On farms with more precision capabilities there is potential for in-row placement and further reduced application rates in the future.
“With RTK we could get on 30s and growers can run on the strips, very similar to what a two-by-two would look like,” Haake said. “We’d like to get to 30s to follow the planter tracks so farmers could plant on the strips and reduce rates of P and we could use stabilizers or enhancement products to make it readily available for the plant.”
The set-up works well but is not cheap.
“We have one unit now but that could change in the future. You need a pretty high, 360 horsepower tractor, not because of what you are pulling but because of the high speed and hydraulics,” he said. “Just the bar itself is $100,000 and then you have another $60,000 in bells and whistles. Then you need the tractor.”
Area farmers can use the services offered by Legacy — from grid sampling through nutrient application — to address the 4Rs on their farms for a fee. Haake, has been able to leverage program dollars to reimburse the farmers much of the cost of those services to make conservation more economically palatable and feasible in times of tight budgets.
Legacy’s modified John Deere 2510H is a unique and increasingly valuable tool due to its ability to allow farmers to maintain the erosion-reducing and soil life-enhancing benefits of no-till while incorporating nutrients below the surface.
“We are moving the nutrients down in the soil profile and that allows the phosphorus to adhere to the soil and prevents it from running off the surface. It is not being stratified in the top inch or two and getting down further into the soil,” Haake said. “With this we can put the fertilizer in the right place.”
This is especially important considering the recently released findings that really emphasize the right place for phosphorus applications. Elizabeth Dayton from The Ohio State University’s College of Food, Agricultural and Environmental Sciences recently provided progress observations and presented on-field data spanning 29 farm fields, 2,000 water samples and 42,000 data analyses since 2012 from her edge-of-field research.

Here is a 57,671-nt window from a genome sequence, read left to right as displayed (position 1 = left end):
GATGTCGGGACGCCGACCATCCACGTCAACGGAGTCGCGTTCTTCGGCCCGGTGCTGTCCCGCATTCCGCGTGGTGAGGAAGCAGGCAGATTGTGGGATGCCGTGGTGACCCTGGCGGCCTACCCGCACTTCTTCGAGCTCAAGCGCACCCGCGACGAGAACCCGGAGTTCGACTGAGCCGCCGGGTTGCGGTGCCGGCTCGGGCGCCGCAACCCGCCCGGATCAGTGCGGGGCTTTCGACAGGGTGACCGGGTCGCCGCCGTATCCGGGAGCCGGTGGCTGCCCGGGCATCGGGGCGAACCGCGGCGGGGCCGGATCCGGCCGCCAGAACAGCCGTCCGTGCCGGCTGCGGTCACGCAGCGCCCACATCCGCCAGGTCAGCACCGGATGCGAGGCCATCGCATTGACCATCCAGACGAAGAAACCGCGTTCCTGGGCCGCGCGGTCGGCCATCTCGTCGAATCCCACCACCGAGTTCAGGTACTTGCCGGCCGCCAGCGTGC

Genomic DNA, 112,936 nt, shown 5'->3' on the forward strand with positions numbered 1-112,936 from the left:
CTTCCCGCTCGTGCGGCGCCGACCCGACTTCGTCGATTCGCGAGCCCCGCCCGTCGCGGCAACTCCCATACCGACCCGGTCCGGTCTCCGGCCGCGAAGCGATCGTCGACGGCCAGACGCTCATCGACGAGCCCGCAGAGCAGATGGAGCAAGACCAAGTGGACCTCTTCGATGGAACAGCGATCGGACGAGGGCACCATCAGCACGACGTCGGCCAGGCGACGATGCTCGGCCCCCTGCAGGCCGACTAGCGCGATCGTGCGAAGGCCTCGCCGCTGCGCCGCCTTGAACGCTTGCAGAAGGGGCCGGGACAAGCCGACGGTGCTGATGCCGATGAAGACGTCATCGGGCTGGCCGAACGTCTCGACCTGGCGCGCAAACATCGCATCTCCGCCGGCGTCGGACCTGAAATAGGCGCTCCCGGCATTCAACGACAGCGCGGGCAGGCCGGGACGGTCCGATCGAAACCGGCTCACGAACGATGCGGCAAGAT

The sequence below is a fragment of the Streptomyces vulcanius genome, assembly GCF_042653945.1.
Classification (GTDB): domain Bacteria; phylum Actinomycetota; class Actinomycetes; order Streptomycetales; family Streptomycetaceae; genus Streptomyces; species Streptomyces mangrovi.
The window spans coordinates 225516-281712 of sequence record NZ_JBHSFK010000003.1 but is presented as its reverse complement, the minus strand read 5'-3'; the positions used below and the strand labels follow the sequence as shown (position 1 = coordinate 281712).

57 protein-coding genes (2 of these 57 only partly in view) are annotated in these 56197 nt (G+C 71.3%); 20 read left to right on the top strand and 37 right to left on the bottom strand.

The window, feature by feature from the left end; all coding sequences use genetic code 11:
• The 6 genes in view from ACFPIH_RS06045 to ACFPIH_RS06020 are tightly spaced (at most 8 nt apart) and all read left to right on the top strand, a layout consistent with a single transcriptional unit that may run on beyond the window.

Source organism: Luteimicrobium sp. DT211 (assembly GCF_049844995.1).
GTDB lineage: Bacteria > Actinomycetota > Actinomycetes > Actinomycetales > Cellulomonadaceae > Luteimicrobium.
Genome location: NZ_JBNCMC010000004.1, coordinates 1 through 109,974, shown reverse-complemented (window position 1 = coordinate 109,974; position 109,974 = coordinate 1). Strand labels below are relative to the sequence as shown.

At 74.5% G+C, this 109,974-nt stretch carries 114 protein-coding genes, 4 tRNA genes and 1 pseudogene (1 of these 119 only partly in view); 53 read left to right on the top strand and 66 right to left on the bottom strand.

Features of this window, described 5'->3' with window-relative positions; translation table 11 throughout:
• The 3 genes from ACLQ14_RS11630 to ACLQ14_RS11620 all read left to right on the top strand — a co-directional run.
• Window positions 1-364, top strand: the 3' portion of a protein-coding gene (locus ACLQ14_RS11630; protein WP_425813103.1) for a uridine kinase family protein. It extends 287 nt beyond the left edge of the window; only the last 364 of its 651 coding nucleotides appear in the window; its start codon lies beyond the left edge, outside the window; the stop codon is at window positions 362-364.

“Some of the findings that we’re seeing is that there’s a very strong relationship between soil phosphorous levels and what we see coming off in the runoff. As soil phosphorous levels increase, the runoff concentration increases. I don’t think that should be surprising to anybody, but it’s really important — it shows that if farmers are willing to manage their soil test phosphorous down in the agronomic range where it needs to be, they can greatly reduce their runoff phosphorous risk,” Dayton said. “The runoff spikes are a special situation. Those are associated with a fertilizer application or maybe a major soil disturbance that would create erosion, or maybe just a big gully washer. One of the best things a farmer can do to manage those is fertilizer placement method. If you incorporate your fertilizer into your soil, you make your field more resilient to protect against runoff events. You can reduce those runoff events by 90%.”
Dayton’s research points to recommendations of soil nutrient testing, incorporating fertilizer into the soil through banding or injecting and erosion control. The program at Legacy using the 2510H addresses each of these key recommendations and is a product of the significant effort to address the issue from the five 4R Certified agronomy facilities for the cooperative.
“Following the 4R approach is both environmentally and economically sound for our growers,” Haake said. “If we want to be sustainable in the future, all four components of the 4R approach will get us there. Not over applying by using VRT and precision, and applying the product at the right time is very critical for our growers’ success.”
For more, visit 4rcertified.org.